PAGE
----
In 1656/2105 B.C.E., Noach opened the window of the teivah and dispatched the dove for the second time (according to Rabi Eliezer). “The dove came in to him in the evening, and in her mouth was an olive leaf plucked off; and Noach knew that the waters were abated from off the earth.” (Bereishis 8:11)
In 5703/1943, the Vilna Ghetto was liquidated
5578/1818, Harav Yisrael of Pikov, zt”l, son of Harav Levi Yitzchak of Berditchev.
5586/1826, Harav Uri, the Saraf of Strelisk, zt”l.
5634/1874, Harav Yosef Babad, zt”l, Rav of Tarnopol and mechaber of Minchas Chinuch.
5702/1942 Harav Yitzchak Menachem Danziger, Rebbe of Alexander, the Akeidas Yitzchak. Hy”d.
5741/1981, Harav Yaakov Yitzchak Biderman, Rebbe of Lelov-Yerushalayim, zt”l
5703/1943, Harav Moshe Betzalel Alter, Hy”d
Harav Moshe Betzalel Alter was the second son of Harav Yehudah Aryeh Leib of Ger, zy”a, the Sfas Emes. He was born in 5628/1868. His father named him Moshe Betzalel, saying that he would like to have a son like the two malachim in that week’s parashah, Moshe Rabbeinu and Betzalel, who built the Mishkan.
Rav Moshe Betzalel married the daughter of Harav Shimon Chaim Alter, brother of the Sfas Emes, and settled in Ger.
Rav Moshe Betzalel had a sharp mind, in the Kotzk style. He was an outstanding masmid and lamdan. His father the Sfas Emes said of him that he was a tzaddik tamim.
Rav Moshe Betzalel was chosen by the Imrei Emes to be the baal toke’a in the beis medrash in Ger on Rosh Hashanah. It is related that from merely hearing his brachos before the tekios, many Chassidim already had a hirhur teshuvah.
At the outbreak of World War II, Rav Moshe Betzalel moved with the Imrei Emes to Warsaw until a rescue effort for the Rebbe was undertaken, and he managed to escape the Nazi inferno and ascend to Eretz Yisrael. The original plan called for Rav Moshe Betzalel to join the Rebbe, but he chose to stay behind with the people. Rav Moshe Betzalel was taken to the Warsaw Ghetto and forced to work like other Jews. Many stories have been related of his mesirus nefesh for mitzvos in the ghetto.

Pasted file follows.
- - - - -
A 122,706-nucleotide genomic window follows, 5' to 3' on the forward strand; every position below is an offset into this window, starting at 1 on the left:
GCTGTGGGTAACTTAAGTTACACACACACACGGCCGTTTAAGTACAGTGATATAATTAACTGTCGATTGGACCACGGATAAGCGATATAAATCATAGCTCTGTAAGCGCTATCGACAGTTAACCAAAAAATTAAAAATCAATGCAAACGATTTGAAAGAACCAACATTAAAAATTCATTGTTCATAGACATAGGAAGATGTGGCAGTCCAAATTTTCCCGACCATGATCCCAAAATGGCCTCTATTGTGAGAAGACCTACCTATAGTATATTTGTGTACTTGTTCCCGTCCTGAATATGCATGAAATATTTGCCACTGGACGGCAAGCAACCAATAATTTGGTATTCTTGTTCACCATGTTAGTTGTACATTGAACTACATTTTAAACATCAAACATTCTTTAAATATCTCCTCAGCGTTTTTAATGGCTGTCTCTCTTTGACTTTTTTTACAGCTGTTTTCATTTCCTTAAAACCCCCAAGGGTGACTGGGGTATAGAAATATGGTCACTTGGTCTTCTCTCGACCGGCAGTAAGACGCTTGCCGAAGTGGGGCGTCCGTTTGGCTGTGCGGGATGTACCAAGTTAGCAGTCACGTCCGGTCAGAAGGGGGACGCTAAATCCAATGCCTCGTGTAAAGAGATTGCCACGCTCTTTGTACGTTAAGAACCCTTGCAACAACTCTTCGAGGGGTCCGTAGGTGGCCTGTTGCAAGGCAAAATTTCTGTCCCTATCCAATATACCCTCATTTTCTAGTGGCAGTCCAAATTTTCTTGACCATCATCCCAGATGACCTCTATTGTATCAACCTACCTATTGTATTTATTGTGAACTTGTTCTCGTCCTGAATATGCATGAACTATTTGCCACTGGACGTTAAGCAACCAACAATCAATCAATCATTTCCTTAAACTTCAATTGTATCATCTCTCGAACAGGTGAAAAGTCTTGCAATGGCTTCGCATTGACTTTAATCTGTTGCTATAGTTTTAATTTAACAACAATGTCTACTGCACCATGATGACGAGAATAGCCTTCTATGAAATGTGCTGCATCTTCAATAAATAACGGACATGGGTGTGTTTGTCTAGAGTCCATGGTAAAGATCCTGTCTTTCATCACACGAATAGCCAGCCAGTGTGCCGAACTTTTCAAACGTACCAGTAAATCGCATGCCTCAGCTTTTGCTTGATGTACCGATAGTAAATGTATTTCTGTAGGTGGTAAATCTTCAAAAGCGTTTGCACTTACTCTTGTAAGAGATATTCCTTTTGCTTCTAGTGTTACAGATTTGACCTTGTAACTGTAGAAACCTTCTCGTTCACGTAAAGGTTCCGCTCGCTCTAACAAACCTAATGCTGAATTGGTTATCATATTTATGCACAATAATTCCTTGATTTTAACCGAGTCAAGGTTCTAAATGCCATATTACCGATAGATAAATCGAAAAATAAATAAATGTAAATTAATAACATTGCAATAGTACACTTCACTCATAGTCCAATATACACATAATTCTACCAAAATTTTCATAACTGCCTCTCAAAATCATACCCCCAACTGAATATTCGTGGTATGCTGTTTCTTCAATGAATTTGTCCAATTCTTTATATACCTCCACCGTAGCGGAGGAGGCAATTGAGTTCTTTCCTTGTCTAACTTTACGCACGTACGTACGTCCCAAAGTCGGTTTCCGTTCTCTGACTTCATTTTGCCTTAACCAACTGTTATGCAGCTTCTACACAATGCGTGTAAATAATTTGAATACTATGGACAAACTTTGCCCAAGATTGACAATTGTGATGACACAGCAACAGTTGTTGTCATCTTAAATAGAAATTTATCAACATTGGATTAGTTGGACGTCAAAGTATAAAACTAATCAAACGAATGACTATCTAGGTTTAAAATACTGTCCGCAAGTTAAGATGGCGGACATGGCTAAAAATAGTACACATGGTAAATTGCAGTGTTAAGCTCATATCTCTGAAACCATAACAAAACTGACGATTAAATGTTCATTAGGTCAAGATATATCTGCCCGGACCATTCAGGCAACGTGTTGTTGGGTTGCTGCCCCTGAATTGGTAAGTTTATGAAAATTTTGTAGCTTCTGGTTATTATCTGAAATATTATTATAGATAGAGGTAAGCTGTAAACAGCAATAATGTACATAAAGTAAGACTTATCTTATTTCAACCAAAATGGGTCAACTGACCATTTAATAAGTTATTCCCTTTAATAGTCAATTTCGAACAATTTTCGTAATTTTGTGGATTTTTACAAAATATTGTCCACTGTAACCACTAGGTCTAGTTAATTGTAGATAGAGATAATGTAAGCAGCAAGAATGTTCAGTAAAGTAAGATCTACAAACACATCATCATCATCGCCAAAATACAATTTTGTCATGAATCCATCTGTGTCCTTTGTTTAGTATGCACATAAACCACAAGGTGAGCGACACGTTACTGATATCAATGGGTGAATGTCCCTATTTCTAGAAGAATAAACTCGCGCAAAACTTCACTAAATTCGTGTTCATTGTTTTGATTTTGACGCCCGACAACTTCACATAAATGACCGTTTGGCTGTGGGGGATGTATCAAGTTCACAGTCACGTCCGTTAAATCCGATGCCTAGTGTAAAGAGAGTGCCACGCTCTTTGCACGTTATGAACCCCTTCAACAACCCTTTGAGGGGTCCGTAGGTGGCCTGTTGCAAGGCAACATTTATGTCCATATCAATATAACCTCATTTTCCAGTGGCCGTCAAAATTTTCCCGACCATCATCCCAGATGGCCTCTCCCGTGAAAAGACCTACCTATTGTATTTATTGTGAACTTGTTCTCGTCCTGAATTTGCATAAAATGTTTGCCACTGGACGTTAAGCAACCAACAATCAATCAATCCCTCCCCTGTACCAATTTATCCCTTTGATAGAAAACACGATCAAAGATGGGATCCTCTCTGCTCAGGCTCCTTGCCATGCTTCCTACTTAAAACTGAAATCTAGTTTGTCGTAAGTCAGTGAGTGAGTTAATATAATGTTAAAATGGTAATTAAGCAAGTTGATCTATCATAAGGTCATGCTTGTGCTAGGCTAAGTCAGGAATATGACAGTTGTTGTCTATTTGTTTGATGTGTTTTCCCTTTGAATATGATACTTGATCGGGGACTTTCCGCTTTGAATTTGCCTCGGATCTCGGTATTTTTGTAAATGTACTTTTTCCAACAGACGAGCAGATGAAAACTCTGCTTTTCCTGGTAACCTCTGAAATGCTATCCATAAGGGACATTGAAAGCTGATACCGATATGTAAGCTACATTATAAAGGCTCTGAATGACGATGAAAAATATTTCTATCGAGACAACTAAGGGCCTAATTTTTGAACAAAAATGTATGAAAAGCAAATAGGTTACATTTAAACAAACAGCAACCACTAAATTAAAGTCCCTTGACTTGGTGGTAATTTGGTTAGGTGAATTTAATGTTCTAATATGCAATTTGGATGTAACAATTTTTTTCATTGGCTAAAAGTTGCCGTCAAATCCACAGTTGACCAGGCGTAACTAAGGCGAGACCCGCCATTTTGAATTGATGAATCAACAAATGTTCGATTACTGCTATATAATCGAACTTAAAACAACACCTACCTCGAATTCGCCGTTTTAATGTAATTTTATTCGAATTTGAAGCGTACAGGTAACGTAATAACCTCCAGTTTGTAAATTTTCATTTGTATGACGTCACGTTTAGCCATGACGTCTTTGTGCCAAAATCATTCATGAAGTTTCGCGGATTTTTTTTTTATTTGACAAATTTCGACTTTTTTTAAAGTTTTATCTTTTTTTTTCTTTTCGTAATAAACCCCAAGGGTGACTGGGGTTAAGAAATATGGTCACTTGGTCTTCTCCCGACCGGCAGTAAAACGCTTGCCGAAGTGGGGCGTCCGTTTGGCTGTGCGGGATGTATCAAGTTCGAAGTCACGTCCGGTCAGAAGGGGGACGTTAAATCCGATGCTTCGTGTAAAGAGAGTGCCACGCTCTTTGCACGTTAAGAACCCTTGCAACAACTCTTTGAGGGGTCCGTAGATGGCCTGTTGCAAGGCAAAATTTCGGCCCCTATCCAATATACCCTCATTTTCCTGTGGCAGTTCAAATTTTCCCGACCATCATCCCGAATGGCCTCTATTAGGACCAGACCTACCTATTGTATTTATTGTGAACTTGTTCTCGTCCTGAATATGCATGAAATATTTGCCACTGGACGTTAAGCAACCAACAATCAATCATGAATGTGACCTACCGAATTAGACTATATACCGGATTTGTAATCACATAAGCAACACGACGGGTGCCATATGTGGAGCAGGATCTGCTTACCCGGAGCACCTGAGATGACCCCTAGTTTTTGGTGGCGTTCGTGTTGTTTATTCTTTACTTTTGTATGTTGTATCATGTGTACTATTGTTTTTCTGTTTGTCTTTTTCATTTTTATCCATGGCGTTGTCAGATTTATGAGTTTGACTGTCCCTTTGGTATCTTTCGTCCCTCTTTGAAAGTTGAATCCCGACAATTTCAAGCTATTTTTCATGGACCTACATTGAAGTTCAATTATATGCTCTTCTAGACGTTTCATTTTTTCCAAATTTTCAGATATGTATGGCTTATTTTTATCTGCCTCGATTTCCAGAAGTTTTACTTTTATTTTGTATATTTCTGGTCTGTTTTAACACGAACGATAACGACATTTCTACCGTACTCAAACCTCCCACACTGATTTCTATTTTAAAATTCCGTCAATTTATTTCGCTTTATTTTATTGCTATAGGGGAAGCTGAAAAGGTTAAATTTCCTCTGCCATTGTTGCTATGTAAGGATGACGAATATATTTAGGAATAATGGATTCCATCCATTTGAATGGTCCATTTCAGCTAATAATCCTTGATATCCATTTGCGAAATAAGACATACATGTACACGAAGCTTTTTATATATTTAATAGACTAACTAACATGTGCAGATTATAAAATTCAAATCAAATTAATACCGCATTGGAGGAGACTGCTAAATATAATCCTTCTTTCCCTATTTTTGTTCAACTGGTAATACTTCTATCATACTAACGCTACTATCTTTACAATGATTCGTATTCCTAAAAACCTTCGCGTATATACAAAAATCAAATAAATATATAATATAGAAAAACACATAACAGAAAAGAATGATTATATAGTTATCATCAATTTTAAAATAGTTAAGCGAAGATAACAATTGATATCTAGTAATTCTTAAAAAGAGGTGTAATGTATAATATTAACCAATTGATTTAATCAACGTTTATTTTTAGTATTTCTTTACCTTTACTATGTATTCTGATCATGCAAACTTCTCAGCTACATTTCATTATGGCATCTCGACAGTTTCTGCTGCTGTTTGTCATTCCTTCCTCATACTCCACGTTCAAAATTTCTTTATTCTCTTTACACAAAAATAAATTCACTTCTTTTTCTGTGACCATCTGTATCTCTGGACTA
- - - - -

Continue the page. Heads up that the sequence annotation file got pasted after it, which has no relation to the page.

Rav Moshe Betzalel was comforted by the news that the Imrei Emes and his family reached Eretz Yisrael safely. With the Imrei Emes’ entourage was Rav Moshe Betzalel’s granddaughter.
On Tishah B’Av 5702/1942, the liquidation of the Warsaw Ghetto began. Many were sent to their deaths in Treblinka and Auschwitz. Only those who were still fit to work were left behind. The Gerrer Chassidim persuaded the Nazis to let Rav Moshe Betzalel stay; he was forced to work in a shoe factory. Rav Moshe Betzalel provided much chizuk to the remaining Chassidim, with his encouraging words.
In the summer of 5703/1943, Rav Moshe Betzalel was taken with a large group of Jews from Warsaw to Treblinka. He was murdered by the Nazis, yemach shemam, on 23 Elul.
Hashem yinkom damo. Zechuso yagen aleinu.
In 1814, Francis Scott Key was inspired to write the poem “Defence of Fort McHenry” (later “The Star-Spangled Banner”) after witnessing the American flag flying over the Maryland fort following a night of British naval bombardment during the War of 1812.
In 1829, the Treaty of Adrianople was signed, ending war between Russia and the Ottoman Empire.
In 1941, Vermont passed a resolution enabling its servicemen to receive wartime bonuses by declaring the U.S. to be in a state of armed conflict, giving rise to headlines that Vermont had “declared war on Germany.”
In 1991, the government of South Africa, the African National Congress and the Inkatha Freedom Party signed a national peace pact.